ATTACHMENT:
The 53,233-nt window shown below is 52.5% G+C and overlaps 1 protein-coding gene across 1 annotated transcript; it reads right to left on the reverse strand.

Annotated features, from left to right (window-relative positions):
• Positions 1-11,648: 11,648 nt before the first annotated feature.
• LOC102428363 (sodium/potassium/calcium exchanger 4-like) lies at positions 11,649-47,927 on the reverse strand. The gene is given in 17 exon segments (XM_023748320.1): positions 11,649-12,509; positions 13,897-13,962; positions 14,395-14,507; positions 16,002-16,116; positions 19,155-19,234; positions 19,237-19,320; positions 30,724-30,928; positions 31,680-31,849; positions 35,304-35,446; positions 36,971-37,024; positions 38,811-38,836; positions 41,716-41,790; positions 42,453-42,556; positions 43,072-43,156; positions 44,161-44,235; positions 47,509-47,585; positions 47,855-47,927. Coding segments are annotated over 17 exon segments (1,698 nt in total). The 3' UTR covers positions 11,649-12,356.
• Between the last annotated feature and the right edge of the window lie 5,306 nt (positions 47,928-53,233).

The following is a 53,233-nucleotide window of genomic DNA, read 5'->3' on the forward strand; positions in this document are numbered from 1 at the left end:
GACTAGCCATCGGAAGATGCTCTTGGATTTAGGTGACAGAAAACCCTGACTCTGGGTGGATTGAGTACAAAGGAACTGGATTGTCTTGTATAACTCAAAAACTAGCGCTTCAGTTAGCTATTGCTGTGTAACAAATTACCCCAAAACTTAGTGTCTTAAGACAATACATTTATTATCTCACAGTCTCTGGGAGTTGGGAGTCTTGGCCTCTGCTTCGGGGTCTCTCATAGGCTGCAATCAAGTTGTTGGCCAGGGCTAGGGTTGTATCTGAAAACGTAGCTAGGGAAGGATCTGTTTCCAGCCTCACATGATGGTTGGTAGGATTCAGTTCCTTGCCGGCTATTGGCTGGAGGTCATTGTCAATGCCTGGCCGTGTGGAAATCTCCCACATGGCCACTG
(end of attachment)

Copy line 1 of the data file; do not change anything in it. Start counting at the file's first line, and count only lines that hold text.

The 53,233-nt window shown below is 52.5% G+C and overlaps 1 protein-coding gene across 1 annotated transcript; it reads right to left on the reverse strand.